The purpose of this study was to elucidate the purine enzymic programs of human primary colorectal carcinomas. Marked alteration in the enzymology of the human colon neoplasm clearly distinguished it from that of the normal colon mucosa. In the human colon mucosa, the activities of ribonucleotide reductase, inosine phosphate dehydrogenase, formylglycinamidine ribonucleotide synthetase, guanosine phosphate synthetase, and ami-dophosphoribosyttransferase were 0.042, 5.2,5.6, 8.2 and 36.0 nmol/h/mg protein, respectively, and in the colon carcinomas the activities increased to 755, 575, 295, 280, and 294% of the normal values. The activities of the salvage enzymes, adenine and hypoxanthine-guanine phosphoribosyltransferases, were 310, 249, and 602 nmol/h/mg protein, respectively, whereas in the tumors, only the activity of adenine phosphoribosyltransferase was increased (2-fokj). The markedly higher absolute enzymic capacity for salvage in the tumors accounts, in part at least, for the lack of chemotherapeutic success of inhibitors of enzymes of de novo synthesis that have been used in the clinical treatment of colorectal carcinomas. Combinations of inhibitors of de novo biosynthesis and blockers of the salvage enzymes or of salvage transport (e.g., dipyridamole) should improve the chemotherapy of colon neoplasms. Since in the colon carcinoma the activities of glutamine-utilizing enzymes (guanosine phosphate and formylglycinamidine ribonucleotide synthetase and amidophosphoribosyttransferase) were markedly increased, and the glutamine concentration was decreased (50%), treatment with an antiglutamine agent (e.g., acivicin) should be of relevance. Since the activity of ribonucleotide reductase, the rate-limiting enzyme of nucleic acid biosynthesis, was markedly increased in the colon neoplasms, combination chemotherapy might include drugs against this enzyme.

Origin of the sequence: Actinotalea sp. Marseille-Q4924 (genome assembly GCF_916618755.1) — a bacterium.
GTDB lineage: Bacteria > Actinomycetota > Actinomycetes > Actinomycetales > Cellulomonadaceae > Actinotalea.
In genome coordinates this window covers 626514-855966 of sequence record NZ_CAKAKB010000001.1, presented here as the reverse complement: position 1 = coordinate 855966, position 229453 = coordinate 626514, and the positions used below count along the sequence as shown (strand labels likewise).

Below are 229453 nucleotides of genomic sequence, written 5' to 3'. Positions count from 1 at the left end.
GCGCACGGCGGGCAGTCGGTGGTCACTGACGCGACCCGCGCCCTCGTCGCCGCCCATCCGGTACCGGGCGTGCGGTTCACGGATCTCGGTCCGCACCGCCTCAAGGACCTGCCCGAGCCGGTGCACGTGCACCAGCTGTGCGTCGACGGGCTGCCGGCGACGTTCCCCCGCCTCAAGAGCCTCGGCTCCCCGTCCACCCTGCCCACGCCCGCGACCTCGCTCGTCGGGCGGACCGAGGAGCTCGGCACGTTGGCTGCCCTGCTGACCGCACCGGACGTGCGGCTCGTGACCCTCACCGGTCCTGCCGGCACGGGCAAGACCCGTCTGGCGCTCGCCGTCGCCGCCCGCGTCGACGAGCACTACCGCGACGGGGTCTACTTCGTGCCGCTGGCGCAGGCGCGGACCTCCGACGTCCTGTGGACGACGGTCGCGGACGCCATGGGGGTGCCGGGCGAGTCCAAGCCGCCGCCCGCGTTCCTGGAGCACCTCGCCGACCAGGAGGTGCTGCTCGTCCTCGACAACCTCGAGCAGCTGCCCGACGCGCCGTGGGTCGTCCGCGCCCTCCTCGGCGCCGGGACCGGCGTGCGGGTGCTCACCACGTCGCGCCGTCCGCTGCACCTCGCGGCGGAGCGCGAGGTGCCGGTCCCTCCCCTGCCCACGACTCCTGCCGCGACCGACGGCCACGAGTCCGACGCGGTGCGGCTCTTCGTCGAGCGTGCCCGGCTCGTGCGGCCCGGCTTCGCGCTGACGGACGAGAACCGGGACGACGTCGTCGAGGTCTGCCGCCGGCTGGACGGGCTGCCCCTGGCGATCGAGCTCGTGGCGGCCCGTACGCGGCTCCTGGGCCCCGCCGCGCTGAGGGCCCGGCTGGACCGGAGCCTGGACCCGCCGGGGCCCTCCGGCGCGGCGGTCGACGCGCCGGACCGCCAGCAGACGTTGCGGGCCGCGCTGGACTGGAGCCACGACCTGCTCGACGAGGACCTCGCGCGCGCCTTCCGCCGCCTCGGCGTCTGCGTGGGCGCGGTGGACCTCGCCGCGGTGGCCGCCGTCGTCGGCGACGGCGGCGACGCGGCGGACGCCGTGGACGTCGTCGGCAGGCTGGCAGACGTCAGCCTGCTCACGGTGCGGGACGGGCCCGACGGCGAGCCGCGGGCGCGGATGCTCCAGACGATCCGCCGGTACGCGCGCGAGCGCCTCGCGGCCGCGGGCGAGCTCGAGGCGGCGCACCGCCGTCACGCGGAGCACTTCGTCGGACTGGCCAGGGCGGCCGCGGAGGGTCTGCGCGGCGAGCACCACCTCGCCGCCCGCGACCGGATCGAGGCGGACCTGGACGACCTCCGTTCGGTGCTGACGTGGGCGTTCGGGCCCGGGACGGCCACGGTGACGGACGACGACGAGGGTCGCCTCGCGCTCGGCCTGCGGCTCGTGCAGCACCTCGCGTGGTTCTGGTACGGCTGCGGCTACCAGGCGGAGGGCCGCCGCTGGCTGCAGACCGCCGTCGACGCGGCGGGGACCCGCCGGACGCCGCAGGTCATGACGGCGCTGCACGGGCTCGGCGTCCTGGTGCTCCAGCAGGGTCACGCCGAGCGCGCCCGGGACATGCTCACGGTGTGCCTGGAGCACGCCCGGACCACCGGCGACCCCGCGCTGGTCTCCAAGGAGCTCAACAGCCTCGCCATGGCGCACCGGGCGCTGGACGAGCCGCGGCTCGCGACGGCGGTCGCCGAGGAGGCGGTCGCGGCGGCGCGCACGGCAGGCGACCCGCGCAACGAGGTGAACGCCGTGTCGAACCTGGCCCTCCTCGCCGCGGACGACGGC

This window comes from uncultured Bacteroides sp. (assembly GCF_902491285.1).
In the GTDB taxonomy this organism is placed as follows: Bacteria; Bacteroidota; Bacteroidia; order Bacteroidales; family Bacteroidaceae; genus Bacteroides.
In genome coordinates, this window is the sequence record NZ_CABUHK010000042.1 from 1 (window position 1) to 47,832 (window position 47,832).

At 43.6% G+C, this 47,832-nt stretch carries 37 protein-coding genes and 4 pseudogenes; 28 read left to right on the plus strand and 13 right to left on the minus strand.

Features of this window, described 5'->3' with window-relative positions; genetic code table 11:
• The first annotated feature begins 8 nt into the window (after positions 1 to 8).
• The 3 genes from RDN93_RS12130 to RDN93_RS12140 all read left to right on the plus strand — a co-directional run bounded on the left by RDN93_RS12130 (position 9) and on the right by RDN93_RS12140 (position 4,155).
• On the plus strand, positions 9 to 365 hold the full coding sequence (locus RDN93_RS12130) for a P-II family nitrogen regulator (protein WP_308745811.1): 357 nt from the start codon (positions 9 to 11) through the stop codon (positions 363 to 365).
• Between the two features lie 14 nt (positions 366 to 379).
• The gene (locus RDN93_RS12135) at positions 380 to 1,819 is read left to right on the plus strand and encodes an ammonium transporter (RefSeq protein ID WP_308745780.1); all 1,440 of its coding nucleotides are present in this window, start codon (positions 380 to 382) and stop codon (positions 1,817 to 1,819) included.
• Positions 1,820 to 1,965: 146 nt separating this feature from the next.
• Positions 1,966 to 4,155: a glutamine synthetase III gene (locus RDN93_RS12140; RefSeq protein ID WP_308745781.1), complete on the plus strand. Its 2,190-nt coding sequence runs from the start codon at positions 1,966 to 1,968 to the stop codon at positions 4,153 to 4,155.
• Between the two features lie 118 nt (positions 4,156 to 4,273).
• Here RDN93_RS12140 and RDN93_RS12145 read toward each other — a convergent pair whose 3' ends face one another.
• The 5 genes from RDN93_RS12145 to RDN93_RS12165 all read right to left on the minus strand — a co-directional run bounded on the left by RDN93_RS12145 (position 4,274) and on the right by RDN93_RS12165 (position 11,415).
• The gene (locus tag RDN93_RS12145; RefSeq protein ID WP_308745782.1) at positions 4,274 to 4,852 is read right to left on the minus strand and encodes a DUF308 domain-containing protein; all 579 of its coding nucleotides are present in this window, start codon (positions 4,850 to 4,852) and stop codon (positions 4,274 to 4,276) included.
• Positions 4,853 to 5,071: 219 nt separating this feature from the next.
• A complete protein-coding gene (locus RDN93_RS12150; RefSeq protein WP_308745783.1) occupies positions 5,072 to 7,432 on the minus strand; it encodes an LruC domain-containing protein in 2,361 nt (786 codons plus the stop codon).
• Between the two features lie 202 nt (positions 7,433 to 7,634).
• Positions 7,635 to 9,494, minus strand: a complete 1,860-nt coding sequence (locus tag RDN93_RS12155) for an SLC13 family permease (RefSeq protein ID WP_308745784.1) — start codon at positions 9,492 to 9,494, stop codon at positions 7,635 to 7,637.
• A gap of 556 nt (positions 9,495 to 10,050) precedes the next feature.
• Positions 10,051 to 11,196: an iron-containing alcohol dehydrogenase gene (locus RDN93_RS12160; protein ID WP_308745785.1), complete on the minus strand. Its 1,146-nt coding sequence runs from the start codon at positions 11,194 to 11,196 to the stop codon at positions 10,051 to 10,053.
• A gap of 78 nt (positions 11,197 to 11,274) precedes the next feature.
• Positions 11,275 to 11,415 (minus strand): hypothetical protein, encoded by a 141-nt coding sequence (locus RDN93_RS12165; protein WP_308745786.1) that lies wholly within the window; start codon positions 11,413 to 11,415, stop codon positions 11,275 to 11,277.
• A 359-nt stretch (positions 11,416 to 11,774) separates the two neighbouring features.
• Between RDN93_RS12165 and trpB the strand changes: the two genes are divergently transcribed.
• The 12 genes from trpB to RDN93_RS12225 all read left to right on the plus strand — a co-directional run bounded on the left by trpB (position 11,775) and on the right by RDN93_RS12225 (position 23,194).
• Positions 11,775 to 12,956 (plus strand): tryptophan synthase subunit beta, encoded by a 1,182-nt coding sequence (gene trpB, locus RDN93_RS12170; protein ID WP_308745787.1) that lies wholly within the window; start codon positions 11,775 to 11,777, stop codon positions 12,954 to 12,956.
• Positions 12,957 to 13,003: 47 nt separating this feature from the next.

|Original language||English (US)|
|Number of pages||4|
|State||Published - Jun 1 1985|
ASJC Scopus subject areas
- Cancer Research